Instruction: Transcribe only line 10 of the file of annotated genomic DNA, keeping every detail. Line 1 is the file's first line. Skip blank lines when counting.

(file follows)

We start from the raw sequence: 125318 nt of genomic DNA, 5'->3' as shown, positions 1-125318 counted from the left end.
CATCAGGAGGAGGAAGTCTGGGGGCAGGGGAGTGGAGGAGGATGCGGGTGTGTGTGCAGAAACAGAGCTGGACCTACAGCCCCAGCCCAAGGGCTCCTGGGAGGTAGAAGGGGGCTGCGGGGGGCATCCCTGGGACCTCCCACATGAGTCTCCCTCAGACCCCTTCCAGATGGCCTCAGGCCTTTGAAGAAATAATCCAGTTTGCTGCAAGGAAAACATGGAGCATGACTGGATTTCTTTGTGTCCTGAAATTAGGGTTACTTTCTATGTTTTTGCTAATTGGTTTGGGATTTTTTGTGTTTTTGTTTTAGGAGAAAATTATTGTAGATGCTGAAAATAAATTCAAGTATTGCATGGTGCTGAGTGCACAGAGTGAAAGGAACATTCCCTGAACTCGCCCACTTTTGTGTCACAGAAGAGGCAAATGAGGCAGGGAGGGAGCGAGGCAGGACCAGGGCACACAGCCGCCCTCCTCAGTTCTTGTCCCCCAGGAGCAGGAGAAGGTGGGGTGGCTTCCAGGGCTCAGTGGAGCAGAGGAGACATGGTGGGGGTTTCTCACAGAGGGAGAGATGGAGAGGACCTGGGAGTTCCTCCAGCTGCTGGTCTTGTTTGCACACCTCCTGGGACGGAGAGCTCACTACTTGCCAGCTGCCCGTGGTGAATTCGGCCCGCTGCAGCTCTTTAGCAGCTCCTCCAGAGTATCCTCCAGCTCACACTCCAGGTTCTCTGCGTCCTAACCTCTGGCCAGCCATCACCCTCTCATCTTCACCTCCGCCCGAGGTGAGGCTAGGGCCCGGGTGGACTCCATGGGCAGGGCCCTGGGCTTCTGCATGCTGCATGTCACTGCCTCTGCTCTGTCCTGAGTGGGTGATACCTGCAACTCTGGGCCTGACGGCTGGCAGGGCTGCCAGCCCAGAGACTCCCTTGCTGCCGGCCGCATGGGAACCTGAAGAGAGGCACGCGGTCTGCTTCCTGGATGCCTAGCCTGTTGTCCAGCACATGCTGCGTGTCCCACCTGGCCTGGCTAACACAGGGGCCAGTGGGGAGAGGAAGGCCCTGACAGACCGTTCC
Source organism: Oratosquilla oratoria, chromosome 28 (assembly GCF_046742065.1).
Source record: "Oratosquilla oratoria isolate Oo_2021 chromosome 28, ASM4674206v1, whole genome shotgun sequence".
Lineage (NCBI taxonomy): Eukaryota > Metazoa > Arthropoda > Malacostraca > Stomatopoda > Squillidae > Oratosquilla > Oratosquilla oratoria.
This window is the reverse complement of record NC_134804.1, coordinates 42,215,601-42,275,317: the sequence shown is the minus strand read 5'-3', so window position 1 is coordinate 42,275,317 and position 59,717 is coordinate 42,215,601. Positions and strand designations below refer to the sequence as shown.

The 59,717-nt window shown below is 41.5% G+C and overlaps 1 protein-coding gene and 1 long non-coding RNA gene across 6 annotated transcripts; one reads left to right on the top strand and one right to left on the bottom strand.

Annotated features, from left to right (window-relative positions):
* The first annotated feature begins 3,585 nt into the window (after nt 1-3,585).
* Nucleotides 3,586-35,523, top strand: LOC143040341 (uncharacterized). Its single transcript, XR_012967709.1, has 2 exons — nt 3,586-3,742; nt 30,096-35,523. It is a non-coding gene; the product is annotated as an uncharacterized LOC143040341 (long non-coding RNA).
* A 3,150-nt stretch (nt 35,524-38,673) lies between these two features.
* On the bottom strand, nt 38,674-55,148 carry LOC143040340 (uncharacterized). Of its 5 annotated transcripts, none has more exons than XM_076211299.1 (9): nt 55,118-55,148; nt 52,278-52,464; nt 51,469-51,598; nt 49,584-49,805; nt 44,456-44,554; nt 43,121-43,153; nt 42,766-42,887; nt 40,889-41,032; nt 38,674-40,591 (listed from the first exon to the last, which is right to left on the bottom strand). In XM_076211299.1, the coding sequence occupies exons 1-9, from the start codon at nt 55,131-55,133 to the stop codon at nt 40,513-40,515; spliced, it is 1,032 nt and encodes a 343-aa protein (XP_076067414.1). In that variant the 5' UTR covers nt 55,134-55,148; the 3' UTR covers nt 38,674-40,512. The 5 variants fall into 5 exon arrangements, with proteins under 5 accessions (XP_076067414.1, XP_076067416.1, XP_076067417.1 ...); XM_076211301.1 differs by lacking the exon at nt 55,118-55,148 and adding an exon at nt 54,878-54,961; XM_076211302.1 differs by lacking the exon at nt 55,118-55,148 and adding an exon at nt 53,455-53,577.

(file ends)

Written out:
* Nucleotides 3,586-35,523, top strand: LOC143040341 (uncharacterized). Its single transcript, XR_012967709.1, has 2 exons — nt 3,586-3,742; nt 30,096-35,523. It is a non-coding gene; the product is annotated as an uncharacterized LOC143040341 (long non-coding RNA).